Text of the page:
Four Ways That Technology Will Help Re-open Museums and Galleries

Four Ways That Technology Will Help Re-open Museums and Galleries

By Drew Wilkins June 2020

With museums and galleries set to open from July 4th, we outline four ways that technology will help institutions provide a safe and enhanced experience for visitors.

Museums and galleries in the UK have been closed since March, but from July 4th they can reopen with safety measures in place. Inevitably visitor numbers will be limited and exhibits reduced while institutions settle into new routines.

However, while that will take time, technology can step in immediately to help that process and provide ways of accessing exhibits for those who can’t visit.

  1. Contactless interactives
    Touchscreen interactive experiences deepen engagement with exhibits. They are a way of attracting and connecting people with objects and the stories that define them. But as most require people to touch shared devices, they are unlikely to return any time soon.

    How can interactives return to museums and galleries? The answer lies in contactless interfaces:

    • Connected floor lights allow the interactive to signal when it’s safe for visitors to approach
    • Motion sensors trigger interactives when visitors are positioned
    • Simple hand gestures are used for exploring content
    • Audio sensors allow clapping or other noises to become part of the interaction
    • Voice recognition allows more sophisticated experiences
  2. Own mobile device tour apps
    Museums and galleries will think hard before returning to issuing their own audio tour hardware. The overhead of extra sanitising routines will be arduous and expensive, and visitor confidence will no doubt keep uptake low.

    The approach here will be to encourage and increase the use of tour apps on a visitor’s own mobile device. Apps should have:

    • Short download times, suitable for installing using a visitor’s own mobile data
    • A quick way of finding the app – QR codes and short, catchy URLs
    • Clear signage and a physical ‘stop-point’ before entering the venue (with mobile signal boosters if needed) to encourage visitors to install the app before proceeding
    • Integration with a ticketing system – providing visitors with specific time slots for their visit
    • Pre-visit route planning – providing visitors with a route that includes the exhibits they want to see and takes into account visitor flow management
    • Features that enhance the experience for visitors and encourage them to install and use it while they explore
  3. Visitor flow management
    The challenge of managing visitor flow in museums and galleries used to be about encouraging visitors towards areas of exhibits that they might otherwise miss. There is now an important safety aspect to this – helping limit the volume of people in busy areas and allowing people to safely explore the site.

    Established technology can step in here and integrate easily with tour apps and digital signage:

    • People counting devices divide buildings into zones and allow easy capacity management
    • Integration with tour apps and connected screens guide people to alternative routes during busy times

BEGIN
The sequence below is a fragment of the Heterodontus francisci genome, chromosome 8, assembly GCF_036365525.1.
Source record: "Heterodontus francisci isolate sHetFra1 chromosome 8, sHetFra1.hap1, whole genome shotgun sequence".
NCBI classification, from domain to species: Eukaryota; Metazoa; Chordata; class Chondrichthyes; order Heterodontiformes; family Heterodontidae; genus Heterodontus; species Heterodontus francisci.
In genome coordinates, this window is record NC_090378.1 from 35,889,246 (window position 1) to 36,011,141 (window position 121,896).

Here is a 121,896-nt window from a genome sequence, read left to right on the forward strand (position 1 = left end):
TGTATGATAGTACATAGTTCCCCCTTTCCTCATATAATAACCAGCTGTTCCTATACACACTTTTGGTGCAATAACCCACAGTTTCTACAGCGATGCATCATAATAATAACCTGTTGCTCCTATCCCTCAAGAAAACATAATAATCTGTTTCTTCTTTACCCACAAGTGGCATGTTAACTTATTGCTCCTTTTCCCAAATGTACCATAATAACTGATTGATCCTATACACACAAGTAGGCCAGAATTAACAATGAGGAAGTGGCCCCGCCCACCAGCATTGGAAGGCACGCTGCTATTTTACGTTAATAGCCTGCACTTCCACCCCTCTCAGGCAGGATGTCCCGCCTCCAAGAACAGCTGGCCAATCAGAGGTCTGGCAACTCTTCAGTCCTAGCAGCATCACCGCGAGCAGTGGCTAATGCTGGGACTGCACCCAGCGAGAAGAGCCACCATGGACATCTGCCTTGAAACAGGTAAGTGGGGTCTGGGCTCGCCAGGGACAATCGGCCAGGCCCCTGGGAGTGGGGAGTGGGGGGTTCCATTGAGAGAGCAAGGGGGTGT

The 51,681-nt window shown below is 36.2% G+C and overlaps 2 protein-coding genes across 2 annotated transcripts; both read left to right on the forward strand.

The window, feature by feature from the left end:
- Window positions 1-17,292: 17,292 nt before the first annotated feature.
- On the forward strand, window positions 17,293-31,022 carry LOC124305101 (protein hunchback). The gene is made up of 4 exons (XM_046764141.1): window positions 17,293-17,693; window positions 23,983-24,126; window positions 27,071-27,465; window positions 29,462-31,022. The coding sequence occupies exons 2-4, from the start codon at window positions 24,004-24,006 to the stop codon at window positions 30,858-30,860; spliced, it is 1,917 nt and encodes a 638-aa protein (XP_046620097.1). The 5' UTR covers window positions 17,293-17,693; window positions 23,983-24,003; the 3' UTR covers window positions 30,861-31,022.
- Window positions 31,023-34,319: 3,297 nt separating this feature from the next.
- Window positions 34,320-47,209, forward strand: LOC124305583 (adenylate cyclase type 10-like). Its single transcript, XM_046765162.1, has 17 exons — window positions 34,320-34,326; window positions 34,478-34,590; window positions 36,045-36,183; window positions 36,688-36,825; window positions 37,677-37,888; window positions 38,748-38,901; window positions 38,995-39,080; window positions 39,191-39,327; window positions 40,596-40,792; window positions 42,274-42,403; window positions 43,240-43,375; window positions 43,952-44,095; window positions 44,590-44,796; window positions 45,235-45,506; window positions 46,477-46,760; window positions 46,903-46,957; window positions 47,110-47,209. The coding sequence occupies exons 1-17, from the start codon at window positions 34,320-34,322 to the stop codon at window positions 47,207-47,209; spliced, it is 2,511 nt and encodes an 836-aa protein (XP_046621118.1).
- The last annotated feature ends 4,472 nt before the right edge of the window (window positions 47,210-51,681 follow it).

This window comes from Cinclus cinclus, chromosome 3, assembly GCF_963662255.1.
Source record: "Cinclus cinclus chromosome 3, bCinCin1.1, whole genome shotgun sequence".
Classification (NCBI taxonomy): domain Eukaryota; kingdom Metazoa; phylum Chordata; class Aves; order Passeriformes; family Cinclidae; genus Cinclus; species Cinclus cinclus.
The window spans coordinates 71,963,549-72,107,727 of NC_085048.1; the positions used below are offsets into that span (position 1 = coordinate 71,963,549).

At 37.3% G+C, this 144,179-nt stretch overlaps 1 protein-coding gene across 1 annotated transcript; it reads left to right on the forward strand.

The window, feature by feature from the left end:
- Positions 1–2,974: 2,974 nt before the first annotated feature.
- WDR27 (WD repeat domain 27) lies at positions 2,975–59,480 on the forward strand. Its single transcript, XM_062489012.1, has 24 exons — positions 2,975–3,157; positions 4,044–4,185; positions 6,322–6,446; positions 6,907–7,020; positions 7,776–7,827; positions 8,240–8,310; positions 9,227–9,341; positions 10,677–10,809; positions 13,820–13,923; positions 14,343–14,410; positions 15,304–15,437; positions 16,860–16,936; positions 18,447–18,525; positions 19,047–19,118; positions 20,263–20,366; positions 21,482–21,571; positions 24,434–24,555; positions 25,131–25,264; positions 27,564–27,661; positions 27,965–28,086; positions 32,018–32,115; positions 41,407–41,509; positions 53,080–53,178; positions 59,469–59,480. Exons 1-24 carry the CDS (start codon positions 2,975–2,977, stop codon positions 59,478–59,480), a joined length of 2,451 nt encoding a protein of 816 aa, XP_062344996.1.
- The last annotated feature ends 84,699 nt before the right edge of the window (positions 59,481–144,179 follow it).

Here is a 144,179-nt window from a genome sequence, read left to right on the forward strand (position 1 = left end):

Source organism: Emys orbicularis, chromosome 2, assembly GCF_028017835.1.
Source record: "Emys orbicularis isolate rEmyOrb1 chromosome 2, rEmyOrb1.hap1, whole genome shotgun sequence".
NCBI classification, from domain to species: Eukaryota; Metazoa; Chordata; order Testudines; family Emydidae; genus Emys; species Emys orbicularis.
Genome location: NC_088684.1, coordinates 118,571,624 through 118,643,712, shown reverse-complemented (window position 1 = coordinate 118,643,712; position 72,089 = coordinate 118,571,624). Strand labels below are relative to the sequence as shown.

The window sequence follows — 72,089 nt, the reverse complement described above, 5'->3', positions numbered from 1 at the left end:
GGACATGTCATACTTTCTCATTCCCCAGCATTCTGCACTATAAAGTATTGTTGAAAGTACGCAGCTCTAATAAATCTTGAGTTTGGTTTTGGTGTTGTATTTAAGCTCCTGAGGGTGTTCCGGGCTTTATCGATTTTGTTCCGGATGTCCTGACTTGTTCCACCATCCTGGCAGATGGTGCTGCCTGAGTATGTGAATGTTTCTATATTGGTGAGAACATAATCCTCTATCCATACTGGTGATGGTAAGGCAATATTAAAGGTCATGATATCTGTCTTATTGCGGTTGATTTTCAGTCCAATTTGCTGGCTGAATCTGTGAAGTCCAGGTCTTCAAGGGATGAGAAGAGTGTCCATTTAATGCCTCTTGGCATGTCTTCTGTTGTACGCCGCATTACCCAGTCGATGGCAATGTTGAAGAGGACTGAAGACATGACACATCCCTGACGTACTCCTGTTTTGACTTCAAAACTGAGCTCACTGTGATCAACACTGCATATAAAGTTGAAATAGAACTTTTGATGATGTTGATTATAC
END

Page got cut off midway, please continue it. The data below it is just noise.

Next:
• Realtime hotspot maps within tour apps show visitors which exhibits are experiencing lower volumes of people
  4. Virtual tours and the virtual museum
    Virtual tours have become an important way of opening museum and gallery access to the global community, and for those who are unable to visit in person.

    This freedom of access was a key motivator for the Japan Prize nominated Ai Weiwei 360 virtual tour that we developed for the Royal Academy of Arts.

    Virtual tours and virtual museums not only provide access to those people who can’t make it in person, they also provide deeper connections to exhibitions, before and after the event, for those people who are able to visit.

    These experiences don’t have to be large and expensive and can be achieved in a number of different ways. These tours have been shown to generate visitor engagement and increase the desire to visit venues in person.

    Photogrammetry and high resolution digital photography provide relatively quick and easy ways to create digital assets that can be experienced online or via an app.

    • Virtual reality and augmented reality can allow people to view exhibitions in ways that aren’t possible in reality
    • Visitors can examine and explore digital assets more closely than they can in real life
    • Access to long form content and archives that aren’t practical to explore in person
    • Enhanced experiences – pre-recorded academic and artist guided tours
    • Live appointment experiences – lectures and events accessed live through virtual experiences

While museums and galleries will cautiously open to a limited number of visitors with a restricted set of exhibits, technology is ready to provide access to the wider public in a safe and engaging way. As restrictions ease further these technologies will continue to enhance visitor experiences even when visitor numbers reach previous levels.

Drew Wilkins
Blog Author:
Drew Wilkins
Drew is one of our Co-founders and Head of Educational Content at fish in a bottle. He has a wealth of experience in creating interactive content, games, websites and applications for web and mobile.

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